Written PostGame of Thrones Returns!

Game of Thrones Returns!

I love the cable model of short seasons presented all in one burst, as opposed to the network model of 24-or-so episodes strung out over a whole year.  But boy, sometimes it is really hard to wait for the many months between seasons of those cable shows!!  After an excruciating wait, my favorite show on TV these days has returned — Game of Thrones season three launched this past Sunday!

It’s fantastic being back in this world, and season three’s premiere, “Valar Dohaeris,” is a strong return for the show.  Over the course of the hour, we check back in with many of our characters (though many major characters are absent.  I guess we’ll have to wait until next week to see Arya, Theon Greyjoy, Jamie & Brienne, and Hodor & the little Stark kids who fled from Winterfell at the end of last season).

Right away, the premiere episodes addressed two major gripes I had with the end of last season.  First of all, I was very disappointed that, after getting quite a lot of development over the course of season 2, Bronn was totally absent from the season 2 finale!!  That was a real head-scratcher to me, and I have been left for months to wonder about his fate.  (I have not yet read any of George R.R. Martin’s books, and at this point, I don’t plan to until the TV series is done.  I am relishing not knowing where this story is going, and I don’t want to lose that.)  So I was delighted to see Bronn reintroduced very early in the season 3 premiere, and I was happy that he got several very nice scenes in the episode.  I am glad his friendship/partnership with Tyrion will continue, at least for now.

Secondly, I was very pleased to see the return of the pirate captain Salladhor Saan.  There was a whole big scene in season two in which Davos brokered a deal for Salladhor and his men to fight with Stanis Baratheon.  And then, we never saw him again!  That really made me wonder why the heck they had wasted our time showing Davos and Stannis’ meeting with the pirate captain in the first place.  So I was very pleased to see the character re-enter the story.  That was a pleasant surprise.

There was quite a lot to enjoy in this episode.  I was thrilled to see the return of the old, former Captain of the King’s Guard Barristan Selmy.  That was a great surprise, and I am intrigued to see where this heretofore minor character is going to go. That Daenerys just loves to collect washed-up old soldiers, doesn’t she?  Ser Jorah better watch out!  Speaking of Daenerys, it’s fun to see her dragons growing larger.  Going to be hard to keep their existence a secret for much longer, won’t it?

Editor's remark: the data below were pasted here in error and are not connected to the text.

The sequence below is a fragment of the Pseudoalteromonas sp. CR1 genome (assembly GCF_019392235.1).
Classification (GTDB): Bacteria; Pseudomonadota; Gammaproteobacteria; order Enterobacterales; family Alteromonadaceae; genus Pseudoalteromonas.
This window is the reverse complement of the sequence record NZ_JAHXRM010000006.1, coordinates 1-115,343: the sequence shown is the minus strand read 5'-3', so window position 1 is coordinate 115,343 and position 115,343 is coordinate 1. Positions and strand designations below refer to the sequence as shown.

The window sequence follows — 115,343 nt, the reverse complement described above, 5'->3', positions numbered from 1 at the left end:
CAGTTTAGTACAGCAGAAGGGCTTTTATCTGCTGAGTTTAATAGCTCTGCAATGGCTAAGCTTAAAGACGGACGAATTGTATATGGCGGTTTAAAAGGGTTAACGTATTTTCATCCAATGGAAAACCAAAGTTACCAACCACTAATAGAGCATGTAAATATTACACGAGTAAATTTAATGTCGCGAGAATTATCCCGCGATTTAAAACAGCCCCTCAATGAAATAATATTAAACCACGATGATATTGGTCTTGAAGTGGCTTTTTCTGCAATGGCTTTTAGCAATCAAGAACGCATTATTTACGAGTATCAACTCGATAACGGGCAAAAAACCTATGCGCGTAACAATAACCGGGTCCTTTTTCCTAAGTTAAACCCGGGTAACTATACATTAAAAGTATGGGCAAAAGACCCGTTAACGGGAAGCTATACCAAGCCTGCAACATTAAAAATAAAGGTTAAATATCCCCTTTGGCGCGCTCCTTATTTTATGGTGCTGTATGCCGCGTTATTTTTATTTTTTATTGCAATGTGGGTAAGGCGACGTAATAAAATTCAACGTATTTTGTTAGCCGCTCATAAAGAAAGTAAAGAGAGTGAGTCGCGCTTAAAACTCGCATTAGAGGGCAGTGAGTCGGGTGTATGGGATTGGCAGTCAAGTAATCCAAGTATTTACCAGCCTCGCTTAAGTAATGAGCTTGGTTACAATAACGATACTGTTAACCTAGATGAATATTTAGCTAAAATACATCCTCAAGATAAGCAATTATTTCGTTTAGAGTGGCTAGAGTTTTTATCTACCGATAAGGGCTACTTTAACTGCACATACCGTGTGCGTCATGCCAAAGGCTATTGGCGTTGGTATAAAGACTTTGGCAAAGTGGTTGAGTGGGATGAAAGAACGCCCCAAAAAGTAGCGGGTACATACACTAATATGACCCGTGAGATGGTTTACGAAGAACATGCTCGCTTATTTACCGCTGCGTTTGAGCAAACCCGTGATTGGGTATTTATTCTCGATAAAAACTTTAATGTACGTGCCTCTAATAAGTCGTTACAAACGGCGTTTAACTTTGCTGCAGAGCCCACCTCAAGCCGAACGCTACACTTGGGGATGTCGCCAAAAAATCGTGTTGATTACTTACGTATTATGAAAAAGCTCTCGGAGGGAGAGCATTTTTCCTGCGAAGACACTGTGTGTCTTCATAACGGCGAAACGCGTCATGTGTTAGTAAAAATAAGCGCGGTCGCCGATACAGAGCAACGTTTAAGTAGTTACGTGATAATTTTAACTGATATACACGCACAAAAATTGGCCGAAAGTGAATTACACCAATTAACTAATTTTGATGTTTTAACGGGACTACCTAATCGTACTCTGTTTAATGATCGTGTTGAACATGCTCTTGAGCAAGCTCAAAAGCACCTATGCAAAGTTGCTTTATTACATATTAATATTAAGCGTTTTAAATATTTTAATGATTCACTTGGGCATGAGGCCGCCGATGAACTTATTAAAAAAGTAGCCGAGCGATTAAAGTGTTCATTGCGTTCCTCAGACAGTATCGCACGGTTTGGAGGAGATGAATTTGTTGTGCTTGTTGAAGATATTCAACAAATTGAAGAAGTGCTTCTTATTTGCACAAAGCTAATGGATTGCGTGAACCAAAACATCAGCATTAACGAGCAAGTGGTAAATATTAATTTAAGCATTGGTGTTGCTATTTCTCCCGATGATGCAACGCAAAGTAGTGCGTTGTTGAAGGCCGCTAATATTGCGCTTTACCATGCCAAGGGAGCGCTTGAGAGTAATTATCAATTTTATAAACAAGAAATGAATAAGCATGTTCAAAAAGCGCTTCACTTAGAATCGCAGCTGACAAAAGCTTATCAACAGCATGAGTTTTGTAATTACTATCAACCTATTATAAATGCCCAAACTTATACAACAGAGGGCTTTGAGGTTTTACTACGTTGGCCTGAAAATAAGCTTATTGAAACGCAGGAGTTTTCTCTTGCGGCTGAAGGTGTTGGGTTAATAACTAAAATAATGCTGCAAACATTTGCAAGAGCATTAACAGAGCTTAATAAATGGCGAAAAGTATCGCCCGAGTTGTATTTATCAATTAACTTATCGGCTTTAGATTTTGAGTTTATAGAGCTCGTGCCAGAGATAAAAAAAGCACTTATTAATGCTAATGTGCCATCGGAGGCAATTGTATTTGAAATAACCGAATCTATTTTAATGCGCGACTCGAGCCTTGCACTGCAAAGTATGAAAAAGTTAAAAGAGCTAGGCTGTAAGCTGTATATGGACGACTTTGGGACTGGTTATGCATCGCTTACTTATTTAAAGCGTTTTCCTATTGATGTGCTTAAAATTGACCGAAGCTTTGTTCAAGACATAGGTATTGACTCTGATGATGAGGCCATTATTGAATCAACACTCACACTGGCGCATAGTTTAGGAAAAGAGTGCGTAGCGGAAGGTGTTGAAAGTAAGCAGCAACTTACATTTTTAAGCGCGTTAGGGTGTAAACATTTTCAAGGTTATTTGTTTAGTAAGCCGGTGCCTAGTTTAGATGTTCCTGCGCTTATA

I loved the introduction of Mance Rayder, played by the great Ciaran Hinds.  I love Mr. Hinds’ work and I am thrilled to see him as a part of the show.  I am very curious to see where his character, and all of the goings-on north of the Wall, wind up going.  Jon Snow’s adventures in the north were one of the only mis-steps in season 2 in my opinion.  I am hoping things improve with season 3.  The introduction of snow zombies and giants certainly helps!  I would also love to more clearly establish Jon’s motivation.  He’s not really thinking about betraying the Night’s Watch to join the Wildlings, is he?  Why would any of the Wildlings possibly think that he would?  The staged death of the other Night’s Watch-man hardly seems like that would be enough.  I am interested to see where this goes.

Peter Dinklage continues to be the highlight of the show as Tyrion Lannister.  I have heard hat he will have a reduced role in season 3, and I really hope that is not the case.  He doesn’t have a lot to do in this premiere episode, but his scenes were among the best of the bunch.  The scene in which he verbally fences with his sister is brilliant.  And my lord the put-down his father gives him is brutal and tough to watch.  (Charles Dance is so good as Tywin Lannister.  So good.)  Here’s hoping Tyrion finds a way to get the upper hand on his father in a future episode.  I hope these two great actors have a lot more scenes together this season.